Since 1942, when Arthur Rosinger and Edward McLaughlin invented the magnetic stirrer, it has been known that if the submerged stirring bar-magnet is driven too quickly it will hop erratically on the base of the container, earning it the nickname ‘the flea’. We find that if the viscosity of the liquid is high enough, the flea instead jumps up and levitates indefinitely, bouncing up and down, waggling backwards and forwards while slowly rotating -- and not stirring the solution at all. We discover that the back-and-forth motion pumps fluid out to the sides, and stabilizes the flea. Intriguingly, if the viscosity is slowly reduced, the flow direction reverses, and the flea falls. This discovery should motivate the design of bi-directional fluidic pumps, improve understanding of effective swimming methods, and provide a new levitation route for container-less storage or friction-less transport.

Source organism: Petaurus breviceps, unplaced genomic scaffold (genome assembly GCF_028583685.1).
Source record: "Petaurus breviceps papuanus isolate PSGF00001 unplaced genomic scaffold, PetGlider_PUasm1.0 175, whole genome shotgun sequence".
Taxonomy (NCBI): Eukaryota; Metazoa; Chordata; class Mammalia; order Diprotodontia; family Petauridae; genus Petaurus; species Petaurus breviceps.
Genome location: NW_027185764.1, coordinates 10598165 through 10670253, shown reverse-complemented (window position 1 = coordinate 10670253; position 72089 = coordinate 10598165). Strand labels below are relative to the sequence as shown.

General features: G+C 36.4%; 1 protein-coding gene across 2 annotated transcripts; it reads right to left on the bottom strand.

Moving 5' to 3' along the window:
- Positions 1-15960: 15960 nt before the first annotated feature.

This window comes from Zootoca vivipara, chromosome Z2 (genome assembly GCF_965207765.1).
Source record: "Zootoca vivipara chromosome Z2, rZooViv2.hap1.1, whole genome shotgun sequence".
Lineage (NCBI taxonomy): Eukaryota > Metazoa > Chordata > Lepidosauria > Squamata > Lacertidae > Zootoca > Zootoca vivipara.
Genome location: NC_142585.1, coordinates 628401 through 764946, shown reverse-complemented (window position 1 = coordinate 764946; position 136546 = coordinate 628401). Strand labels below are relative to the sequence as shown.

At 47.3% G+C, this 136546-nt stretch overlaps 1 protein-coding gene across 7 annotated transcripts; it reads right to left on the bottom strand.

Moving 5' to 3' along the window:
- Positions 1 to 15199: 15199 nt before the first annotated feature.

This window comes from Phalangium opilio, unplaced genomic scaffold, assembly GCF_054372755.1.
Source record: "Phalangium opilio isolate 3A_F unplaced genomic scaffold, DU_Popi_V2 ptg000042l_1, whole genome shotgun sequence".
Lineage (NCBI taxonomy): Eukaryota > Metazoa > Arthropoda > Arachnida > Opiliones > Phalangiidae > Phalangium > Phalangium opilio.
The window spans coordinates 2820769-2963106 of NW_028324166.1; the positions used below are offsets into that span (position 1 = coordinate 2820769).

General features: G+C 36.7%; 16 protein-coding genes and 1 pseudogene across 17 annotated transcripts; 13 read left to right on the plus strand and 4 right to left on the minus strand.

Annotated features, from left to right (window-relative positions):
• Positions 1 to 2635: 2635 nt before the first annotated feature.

This work is licensed under the Creative Commons Attribution-NonCommercial 4.0 International License. Any reuse must credit the author(s) and provide a link back to this page.